When traveling in the Gorge, support local communities.

Connect with local communities.

  • Shop, eat, drink and stay with local businesses.
  • Research volunteer opportunities such as trail work parties, and sign up in advance.
  • Consider how and where you share information on social media and the actions your images may encourage others to do.
  • Explore cultural and tribal centers to learn more about history and people’s relationship to place.
  • Research the operation hours of cultural and tribal museums and visitor centers, which tend to vary seasonally.
  • While COVID-19 poses a risk to you and others, respect the requests of individual businesses.
Joey Hamilton

Deepen Your Sense of Place

Subscribe to the Hear in the Gorge podcast—stories that will change your sense of place. While driving to and from the Gorge, tune into this radio-documentary style podcast to learn about some of the people and places that make this region so unique:

  • Meet Terrie Brigham, of Brigham Fish Market (Cascade Locks) and member of the Confederated Tribes of the Umatilla Indian Reservation, and learn about the Fish Wars on the Columbia River.
  • Meet members of the Crag Rats and hear one harrowing story of a father-and-son rescue on Mt. Hood.
  • Learn about Minoru “Min” Yasui, the first Oregonian to ever receive the Presidential Medal of Freedom.
  • Take a journey along the final leg of the Oregon Trail.
  • Discover why the federal government hired Woody Guthrie, one of America’s best-known protest folk singers, to write 26 songs about the Columbia River.

Listen on SoundCloud or subscribe in iTunes or Stitcher or wherever you get your podcasts. Hear in the Gorge is produced by Hood River resident, Sarah Fox.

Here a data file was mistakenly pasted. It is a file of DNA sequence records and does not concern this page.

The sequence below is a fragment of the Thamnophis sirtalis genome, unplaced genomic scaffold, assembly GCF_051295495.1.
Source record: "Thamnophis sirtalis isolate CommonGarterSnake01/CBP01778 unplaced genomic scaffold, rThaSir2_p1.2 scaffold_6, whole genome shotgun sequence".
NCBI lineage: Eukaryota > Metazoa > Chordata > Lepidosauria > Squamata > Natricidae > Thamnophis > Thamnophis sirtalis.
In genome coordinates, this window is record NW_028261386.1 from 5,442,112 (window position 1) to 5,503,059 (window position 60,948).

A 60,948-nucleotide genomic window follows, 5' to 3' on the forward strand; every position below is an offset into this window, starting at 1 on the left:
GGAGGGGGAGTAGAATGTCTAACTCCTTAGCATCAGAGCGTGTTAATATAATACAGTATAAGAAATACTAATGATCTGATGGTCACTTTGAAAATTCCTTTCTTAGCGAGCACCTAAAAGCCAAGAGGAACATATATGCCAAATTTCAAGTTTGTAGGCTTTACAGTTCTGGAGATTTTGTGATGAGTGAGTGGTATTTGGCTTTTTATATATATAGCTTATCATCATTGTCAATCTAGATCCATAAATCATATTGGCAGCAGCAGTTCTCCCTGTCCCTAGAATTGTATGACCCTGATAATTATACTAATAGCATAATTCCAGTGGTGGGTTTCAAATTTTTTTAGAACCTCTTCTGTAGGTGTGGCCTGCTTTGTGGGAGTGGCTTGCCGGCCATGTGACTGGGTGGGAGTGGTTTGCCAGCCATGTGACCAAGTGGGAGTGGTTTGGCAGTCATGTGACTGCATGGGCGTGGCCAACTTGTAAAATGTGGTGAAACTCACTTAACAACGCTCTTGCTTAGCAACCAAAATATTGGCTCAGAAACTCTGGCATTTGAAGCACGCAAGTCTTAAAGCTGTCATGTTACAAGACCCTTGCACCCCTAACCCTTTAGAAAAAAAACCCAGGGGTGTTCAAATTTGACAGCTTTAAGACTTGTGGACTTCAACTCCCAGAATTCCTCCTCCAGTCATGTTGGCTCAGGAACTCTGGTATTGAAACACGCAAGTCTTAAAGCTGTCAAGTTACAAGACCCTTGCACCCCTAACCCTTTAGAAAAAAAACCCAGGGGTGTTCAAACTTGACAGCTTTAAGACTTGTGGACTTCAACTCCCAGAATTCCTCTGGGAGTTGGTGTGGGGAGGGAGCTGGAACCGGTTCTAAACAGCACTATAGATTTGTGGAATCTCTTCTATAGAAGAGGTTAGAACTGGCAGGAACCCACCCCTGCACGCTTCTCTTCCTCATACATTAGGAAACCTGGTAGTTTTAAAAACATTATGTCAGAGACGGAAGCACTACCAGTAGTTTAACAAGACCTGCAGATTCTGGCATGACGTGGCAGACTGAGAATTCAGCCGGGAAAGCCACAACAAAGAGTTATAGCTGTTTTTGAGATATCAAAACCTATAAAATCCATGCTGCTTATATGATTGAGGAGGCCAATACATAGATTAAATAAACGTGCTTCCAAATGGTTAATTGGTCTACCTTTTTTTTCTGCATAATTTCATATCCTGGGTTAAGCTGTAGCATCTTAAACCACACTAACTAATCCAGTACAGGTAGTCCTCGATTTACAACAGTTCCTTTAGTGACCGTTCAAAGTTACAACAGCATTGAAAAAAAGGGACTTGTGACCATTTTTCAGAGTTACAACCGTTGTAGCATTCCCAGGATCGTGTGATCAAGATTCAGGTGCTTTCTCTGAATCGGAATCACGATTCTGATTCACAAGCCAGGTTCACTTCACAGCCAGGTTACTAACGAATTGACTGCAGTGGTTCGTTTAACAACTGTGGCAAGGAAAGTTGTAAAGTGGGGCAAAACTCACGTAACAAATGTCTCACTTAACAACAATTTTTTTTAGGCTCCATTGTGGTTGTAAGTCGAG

Give back to the Gorge.

Pledge for the Wild. After visiting the Gorge, we invite you to consider making a Pledge of $1/hour for the time you spend mountain biking, hiking to epic peaks or wildflower meadows, fishing pristine rivers and waterways, or any of the other epic adventures you’ve just had. It’s easy. Just text the phrase WILD4GORGE to 44321. Make a donation and know you are helping to protect the outdoor resources you just played in so others can continue to enjoy them in the future.

Support search and rescue. Whether you spend a lot of time in the outdoors or just a few days a year, you never know when something will go wrong. The volunteer search and rescue (SAR) teams who get called in to help when someone goes lost or gets seriously hurt give their time and spend their own money purchasing the rescue gear they need to help people return home safely. Consider donating to any or all of our local SAR organizations.

Volunteer. Consider volunteering with one of these groups working in the Gorge to maintain parks and trails: